For the time being, do everything you can to minimize your pain. Here are a few ideas...

1) There are many other treatment that can help. I saw an excellent naturopath/Dr. of Chinese Medicine (he's qualified for both). See someone well reputed. My whole system was really taxed, adrenals shot etc, and someone in this area can really help in a way that western doctors can't (they might just offer antidepressants!)

I tried a variety of physio, chiro and acupuncture but none of them helped until I found ones that actually specialized in TMJ/orofacial issues. Once I found excellent practitioners who really knew about TMJ and how to help that condition specifically, I finally got help from these treatments.

2) Diet – Eating regular foods can exacerbate your pain, so have you gone to soft foods yet? If you are on a soft food or liquid diet (or regular food diet, student diet?) you may not be getting adequate nutrition and this can contribute to unwellness. There are also supplements, like magnesium, that can help with headaches.

3) Posture – poor alignment really contributes to TMJD. Being a student, you may be hunched over books a lot and this could be worsening your situation. I saw an excellent TMJ physio who really helped me. For me, staying in a correct postural alignment is really important in keeping out of pain and fatigue. The physio also guided me toward relaxing the muscles through application of moist heat (dry heat is less effective), jaw exercises and diaphragmatic breathing. All this helps loosen up tight muscles that contribute to pain and fatigue. Trigger points are usually a problem for people with TMJ and lock pain into place so this may be something that is worth addressing.

4) Night clenching:
I didn’t think I clenched either – but turns out I was wrong. I’d look further into this as you are waking up in so much pain. If you are in fact clenching, there is a variety of things you can do to improve it (feel free to ask if you’d like details).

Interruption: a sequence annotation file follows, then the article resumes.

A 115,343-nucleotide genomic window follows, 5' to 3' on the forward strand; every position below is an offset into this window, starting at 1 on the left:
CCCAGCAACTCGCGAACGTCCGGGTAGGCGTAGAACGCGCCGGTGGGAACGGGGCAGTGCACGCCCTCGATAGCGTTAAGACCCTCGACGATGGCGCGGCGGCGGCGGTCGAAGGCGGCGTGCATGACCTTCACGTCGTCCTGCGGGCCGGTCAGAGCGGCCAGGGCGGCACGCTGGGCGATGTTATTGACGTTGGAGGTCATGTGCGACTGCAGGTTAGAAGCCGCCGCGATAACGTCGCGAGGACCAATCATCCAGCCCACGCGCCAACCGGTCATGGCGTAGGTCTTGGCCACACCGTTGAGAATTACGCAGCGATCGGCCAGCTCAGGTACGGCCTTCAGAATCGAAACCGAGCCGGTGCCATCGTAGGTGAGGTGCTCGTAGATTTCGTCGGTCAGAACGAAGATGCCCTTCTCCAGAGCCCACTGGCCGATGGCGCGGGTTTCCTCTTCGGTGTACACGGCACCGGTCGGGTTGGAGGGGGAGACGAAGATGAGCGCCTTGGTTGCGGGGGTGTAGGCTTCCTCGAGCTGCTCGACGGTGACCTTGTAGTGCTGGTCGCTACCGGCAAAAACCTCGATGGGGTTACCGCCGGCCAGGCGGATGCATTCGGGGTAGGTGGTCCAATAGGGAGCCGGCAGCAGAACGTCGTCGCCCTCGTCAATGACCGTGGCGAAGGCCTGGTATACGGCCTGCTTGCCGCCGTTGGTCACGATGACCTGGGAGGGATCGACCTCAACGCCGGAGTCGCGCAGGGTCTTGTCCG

5) Ultra low frequency tens machine for the jaw. This can really help your muscles to relax. They can cost a pretty penny and aren't always covered though. Most good NM dentists will have a home version that they allow their patients to try out for a while. Perhaps you could try this and see if it helps.

6) pain killers – none of the pain killers you mentioned worked for me either. The only thing that was able to dent my pain was oxcodone, which I was extremely careful about using. I found I could take 5mg – very small amount and make it more effective by adding caffeine. First you may want to try AC&C or Tylenol 3’s from your doctor.

I really hope you can get some answers soon and find some relief in the meantime. Try and remember there are people like me who have been mired in pain, fearing there was no way out, but have found relief and recovered. It’s a tough road, especially when you are suffering, but don’t give up. Find the best specialists, travel if necessary, and try as many things as possible to help relieve your pain until you do. Hopefully, it’s not too long before your biggest issue is deciding which school club to join I’m pulling for you – hang in there!

 
The Following 2 Users Say Thank You to judye For This Useful Post:
icomputered (06-03-2012), MissyJ (06-03-2012)